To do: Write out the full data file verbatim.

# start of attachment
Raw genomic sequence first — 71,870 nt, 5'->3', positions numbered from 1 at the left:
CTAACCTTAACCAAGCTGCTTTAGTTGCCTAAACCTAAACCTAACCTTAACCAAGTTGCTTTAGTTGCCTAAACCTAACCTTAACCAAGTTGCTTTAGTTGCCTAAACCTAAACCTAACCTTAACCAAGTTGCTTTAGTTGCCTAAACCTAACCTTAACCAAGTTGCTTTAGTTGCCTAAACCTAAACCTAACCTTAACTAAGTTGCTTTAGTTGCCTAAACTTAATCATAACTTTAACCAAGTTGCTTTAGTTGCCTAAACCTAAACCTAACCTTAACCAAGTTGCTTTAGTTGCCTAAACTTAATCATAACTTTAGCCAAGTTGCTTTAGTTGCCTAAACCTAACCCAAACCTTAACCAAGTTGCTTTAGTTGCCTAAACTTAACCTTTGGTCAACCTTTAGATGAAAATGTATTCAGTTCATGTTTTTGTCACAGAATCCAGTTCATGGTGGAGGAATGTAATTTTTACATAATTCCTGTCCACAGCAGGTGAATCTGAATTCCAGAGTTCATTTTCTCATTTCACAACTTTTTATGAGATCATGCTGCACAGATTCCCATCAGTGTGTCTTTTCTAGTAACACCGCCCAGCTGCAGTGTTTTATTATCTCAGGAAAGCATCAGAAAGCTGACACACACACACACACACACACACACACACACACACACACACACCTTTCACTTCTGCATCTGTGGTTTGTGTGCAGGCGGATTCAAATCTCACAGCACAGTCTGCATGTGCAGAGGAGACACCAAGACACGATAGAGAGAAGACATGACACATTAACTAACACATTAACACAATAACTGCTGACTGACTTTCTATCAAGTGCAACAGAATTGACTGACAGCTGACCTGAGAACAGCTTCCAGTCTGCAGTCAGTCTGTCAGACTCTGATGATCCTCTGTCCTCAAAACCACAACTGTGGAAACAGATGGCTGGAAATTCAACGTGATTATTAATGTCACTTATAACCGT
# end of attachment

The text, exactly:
Raw genomic sequence first — 71,870 nt, 5'->3', positions numbered from 1 at the left:
CTAACCTTAACCAAGCTGCTTTAGTTGCCTAAACCTAAACCTAACCTTAACCAAGTTGCTTTAGTTGCCTAAACCTAACCTTAACCAAGTTGCTTTAGTTGCCTAAACCTAAACCTAACCTTAACCAAGTTGCTTTAGTTGCCTAAACCTAACCTTAACCAAGTTGCTTTAGTTGCCTAAACCTAAACCTAACCTTAACTAAGTTGCTTTAGTTGCCTAAACTTAATCATAACTTTAACCAAGTTGCTTTAGTTGCCTAAACCTAAACCTAACCTTAACCAAGTTGCTTTAGTTGCCTAAACTTAATCATAACTTTAGCCAAGTTGCTTTAGTTGCCTAAACCTAACCCAAACCTTAACCAAGTTGCTTTAGTTGCCTAAACTTAACCTTTGGTCAACCTTTAGATGAAAATGTATTCAGTTCATGTTTTTGTCACAGAATCCAGTTCATGGTGGAGGAATGTAATTTTTACATAATTCCTGTCCACAGCAGGTGAATCTGAATTCCAGAGTTCATTTTCTCATTTCACAACTTTTTATGAGATCATGCTGCACAGATTCCCATCAGTGTGTCTTTTCTAGTAACACCGCCCAGCTGCAGTGTTTTATTATCTCAGGAAAGCATCAGAAAGCTGACACACACACACACACACACACACACACACACACACACACACACCTTTCACTTCTGCATCTGTGGTTTGTGTGCAGGCGGATTCAAATCTCACAGCACAGTCTGCATGTGCAGAGGAGACACCAAGACACGATAGAGAGAAGACATGACACATTAACTAACACATTAACACAATAACTGCTGACTGACTTTCTATCAAGTGCAACAGAATTGACTGACAGCTGACCTGAGAACAGCTTCCAGTCTGCAGTCAGTCTGTCAGACTCTGATGATCCTCTGTCCTCAAAACCACAACTGTGGAAACAGATGGCTGGAAATTCAACGTGATTATTAATGTCACTTATAACCGT